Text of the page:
It took the courage and dream of Phoebe Hagan, an 11-year-old girl, and the support of her younger sister, Alice, aged nine, to write a letter to no less a person than the British Treasury Chancellor, Gordon Brown, telling him about their contribution to the chancellor's “Global Education Campaign for Children in Developing Countries”.
And you know what? They actually invited him over to meet and discuss with them a project they (the girls) had begun.
The two girls, whose parents are Ghanaian and British, are the brain behind a project dubbed CARE Computers for Developing Countries, intended to provide every school-age child in Ghana with easy access to computers over the next 10 years (2007 – 2017).
As part of the project there is a condition for schools to establish recycling plants on their premises to collect plastic sachets and bottles for recycling other than burning.
In the last paragraph of that letter, Phoebe and Alice write: “If it would be possible to meet personally to discuss the details of our project and how you could help CARE by adding value to the charity project we would be grateful.”
Gordon Brown replied and congratulated the girls on their effort but did not make any promises to meet and discuss, except to say that his government had committed some £8.5 billion in “The World Classroom — Developing Global Partnership in Education” project, which intends to promote child education and provision of ICT facilities to schools in the United Kingdom (UK) and developing countries over the next 10 years.
Mrs Ann Lawrenson, Headteacher of Lyndhurst First School, in Worthing, West Sussex, UK, where Phoebe and Alice had their primary school education, said: “We are particularly proud of the two girls because we taught them how to write.”
Their mom, Alba, says: “My children have changed my life with their vision — I am so proud of them.” Jib, their father, who hails from Gomoa Akwati, in the Central Region of Ghana, says: “My girls have shown me that common and ordinary people can attain uncommon and extraordinary things just by dreaming and living their dream — they have given me a new vision and I am running with it.”
Phoebe, who is actually the one at the centre of the vision, says that she feels very important now, even though she does not show it in any way.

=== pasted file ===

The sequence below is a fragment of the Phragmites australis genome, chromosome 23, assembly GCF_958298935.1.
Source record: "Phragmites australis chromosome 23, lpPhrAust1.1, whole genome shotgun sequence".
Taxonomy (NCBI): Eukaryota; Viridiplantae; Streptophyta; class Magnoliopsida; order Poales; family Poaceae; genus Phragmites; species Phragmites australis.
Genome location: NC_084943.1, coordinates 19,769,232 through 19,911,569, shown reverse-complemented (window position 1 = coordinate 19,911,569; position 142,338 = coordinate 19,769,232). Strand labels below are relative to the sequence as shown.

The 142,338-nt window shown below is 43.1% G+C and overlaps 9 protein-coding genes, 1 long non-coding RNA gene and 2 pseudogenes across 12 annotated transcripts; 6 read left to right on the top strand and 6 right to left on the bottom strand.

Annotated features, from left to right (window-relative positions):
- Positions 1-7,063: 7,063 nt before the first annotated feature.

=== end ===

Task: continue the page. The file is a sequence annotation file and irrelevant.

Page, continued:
Besides the fact that Phoebe's dream has attracted the attention and support of many important persons, schools and organisations, she is just like the girl next door, an average student, her grade four teacher told me. At 11 she still watches cartoons, plays computer games and does everything like any other child.
Because Phoebe dreamt and decided to live her dream with the support of her Ghanaian-born dad, Jib and little sister, Alice, she has gotten the attention of several schools, organisations and individuals not only in Sussex, where she lives with her parents, but also of people who matter in her second home, Ghana.
The Second Lady of Ghana, the Ministry of Education, Science and Sports as well as the Environmental Protection Agency have put their heavy weights behind Phoebe's dream to take it to another level.
But what was her dream? At age seven, Phoebe visited her second home, Ghana, for the first time. That was in 2002. While in Ghana she followed her cousin Felicia to school, Swedru Secondary School in the Central Region and made friends with Felicia's classmates.
She had the opportunity to show her new friends her computer skills but realised that the students did not know much about computers.
On her return to the UK, Phoebe tried to reach her new friends but realised that there was no way she could contact them except by phone, which was too expensive for a child.
Phoebe told me that she actually thought to herself that “if I could help my friends in Ghana with computers, we could communicate via emails through the Internet and that would be cheaper for all of us.”
Without informing her dad, Phoebe spoke with her computer tutor, Janice, at Chesswood Middle School the following day about her dream and Janice took her to the Headteacher, Mr David Newnham, who willingly agreed to pass on the school's redundant computers to Phoebe to take to her new friends in Ghana. And that was how her dream began to be real.